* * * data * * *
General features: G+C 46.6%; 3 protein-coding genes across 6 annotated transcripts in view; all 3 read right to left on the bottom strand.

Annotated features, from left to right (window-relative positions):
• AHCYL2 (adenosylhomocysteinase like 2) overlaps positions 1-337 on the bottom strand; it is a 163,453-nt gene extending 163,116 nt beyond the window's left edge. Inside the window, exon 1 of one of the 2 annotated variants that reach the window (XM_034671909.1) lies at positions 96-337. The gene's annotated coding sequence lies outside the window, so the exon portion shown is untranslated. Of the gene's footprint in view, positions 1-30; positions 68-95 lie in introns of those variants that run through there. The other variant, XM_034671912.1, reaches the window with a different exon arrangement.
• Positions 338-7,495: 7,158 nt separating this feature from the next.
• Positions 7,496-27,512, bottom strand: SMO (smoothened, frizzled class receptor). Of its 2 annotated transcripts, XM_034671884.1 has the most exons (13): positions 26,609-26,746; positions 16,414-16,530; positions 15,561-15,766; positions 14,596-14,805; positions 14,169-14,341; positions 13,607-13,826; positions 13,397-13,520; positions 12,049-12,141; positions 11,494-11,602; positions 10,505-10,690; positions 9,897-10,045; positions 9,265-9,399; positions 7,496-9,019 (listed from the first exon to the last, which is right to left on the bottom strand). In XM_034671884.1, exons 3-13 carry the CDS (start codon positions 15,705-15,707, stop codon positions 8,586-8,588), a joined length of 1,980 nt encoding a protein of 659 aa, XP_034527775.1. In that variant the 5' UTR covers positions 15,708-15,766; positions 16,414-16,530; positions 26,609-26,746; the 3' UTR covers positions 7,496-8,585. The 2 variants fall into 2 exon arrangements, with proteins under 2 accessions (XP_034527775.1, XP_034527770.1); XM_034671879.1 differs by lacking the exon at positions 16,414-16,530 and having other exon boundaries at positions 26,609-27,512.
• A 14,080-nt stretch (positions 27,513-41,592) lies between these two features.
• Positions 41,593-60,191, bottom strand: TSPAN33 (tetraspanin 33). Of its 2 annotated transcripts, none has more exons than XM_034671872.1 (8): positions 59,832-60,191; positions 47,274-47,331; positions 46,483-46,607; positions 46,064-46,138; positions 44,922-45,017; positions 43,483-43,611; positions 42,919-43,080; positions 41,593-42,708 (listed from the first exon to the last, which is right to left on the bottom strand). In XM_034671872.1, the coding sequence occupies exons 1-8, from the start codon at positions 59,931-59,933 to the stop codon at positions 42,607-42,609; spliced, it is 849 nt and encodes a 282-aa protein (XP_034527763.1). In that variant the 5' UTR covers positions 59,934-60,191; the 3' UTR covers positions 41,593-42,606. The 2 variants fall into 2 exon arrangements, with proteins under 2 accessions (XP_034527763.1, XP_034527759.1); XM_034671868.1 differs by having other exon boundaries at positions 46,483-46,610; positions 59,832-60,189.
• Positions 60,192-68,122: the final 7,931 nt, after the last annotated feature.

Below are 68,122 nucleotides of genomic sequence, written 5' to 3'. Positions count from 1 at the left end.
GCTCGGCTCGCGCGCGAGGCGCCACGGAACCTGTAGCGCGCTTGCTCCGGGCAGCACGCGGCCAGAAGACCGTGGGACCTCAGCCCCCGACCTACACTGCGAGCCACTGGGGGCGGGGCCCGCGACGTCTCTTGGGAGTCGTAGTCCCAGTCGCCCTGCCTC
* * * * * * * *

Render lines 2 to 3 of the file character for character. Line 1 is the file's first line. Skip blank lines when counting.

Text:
Annotated features, from left to right (window-relative positions):
• AHCYL2 (adenosylhomocysteinase like 2) overlaps positions 1-337 on the bottom strand; it is a 163,453-nt gene extending 163,116 nt beyond the window's left edge. Inside the window, exon 1 of one of the 2 annotated variants that reach the window (XM_034671909.1) lies at positions 96-337. The gene's annotated coding sequence lies outside the window, so the exon portion shown is untranslated. Of the gene's footprint in view, positions 1-30; positions 68-95 lie in introns of those variants that run through there. The other variant, XM_034671912.1, reaches the window with a different exon arrangement.